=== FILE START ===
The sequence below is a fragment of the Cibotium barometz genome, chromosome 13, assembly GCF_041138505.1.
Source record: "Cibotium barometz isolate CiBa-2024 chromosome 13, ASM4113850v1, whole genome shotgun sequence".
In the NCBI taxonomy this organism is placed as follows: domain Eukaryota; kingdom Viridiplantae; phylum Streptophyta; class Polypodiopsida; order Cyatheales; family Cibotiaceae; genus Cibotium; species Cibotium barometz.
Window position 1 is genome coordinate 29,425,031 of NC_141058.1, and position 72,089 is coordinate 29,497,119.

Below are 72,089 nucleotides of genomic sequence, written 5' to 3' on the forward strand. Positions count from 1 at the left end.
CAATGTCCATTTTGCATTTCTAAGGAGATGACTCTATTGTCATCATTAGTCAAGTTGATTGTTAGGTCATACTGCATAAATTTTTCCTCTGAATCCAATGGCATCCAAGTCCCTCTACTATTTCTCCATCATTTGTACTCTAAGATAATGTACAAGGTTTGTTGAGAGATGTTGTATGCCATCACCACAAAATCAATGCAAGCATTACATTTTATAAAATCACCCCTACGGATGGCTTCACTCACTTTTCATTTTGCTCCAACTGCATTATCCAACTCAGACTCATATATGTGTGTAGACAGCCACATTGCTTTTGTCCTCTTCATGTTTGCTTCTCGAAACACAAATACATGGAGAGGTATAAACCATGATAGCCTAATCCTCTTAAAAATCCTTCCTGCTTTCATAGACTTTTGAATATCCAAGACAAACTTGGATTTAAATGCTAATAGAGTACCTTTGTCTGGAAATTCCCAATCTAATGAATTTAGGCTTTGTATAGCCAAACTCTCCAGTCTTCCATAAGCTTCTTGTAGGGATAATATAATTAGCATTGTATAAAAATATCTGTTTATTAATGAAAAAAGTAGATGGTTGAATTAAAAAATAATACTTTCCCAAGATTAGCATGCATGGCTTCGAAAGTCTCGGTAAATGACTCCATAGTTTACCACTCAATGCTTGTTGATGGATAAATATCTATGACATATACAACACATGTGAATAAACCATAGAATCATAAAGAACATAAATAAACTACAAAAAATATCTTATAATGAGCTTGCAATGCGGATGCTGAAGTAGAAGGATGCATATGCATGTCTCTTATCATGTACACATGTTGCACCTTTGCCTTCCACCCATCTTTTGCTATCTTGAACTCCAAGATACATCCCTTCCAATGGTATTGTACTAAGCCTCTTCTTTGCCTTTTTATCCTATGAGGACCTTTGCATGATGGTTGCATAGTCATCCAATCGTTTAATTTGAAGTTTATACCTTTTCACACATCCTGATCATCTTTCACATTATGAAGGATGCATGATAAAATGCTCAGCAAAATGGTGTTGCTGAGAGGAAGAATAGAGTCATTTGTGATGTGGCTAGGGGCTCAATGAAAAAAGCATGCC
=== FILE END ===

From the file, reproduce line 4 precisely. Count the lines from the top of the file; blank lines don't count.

Window position 1 is genome coordinate 29,425,031 of NC_141058.1, and position 72,089 is coordinate 29,497,119.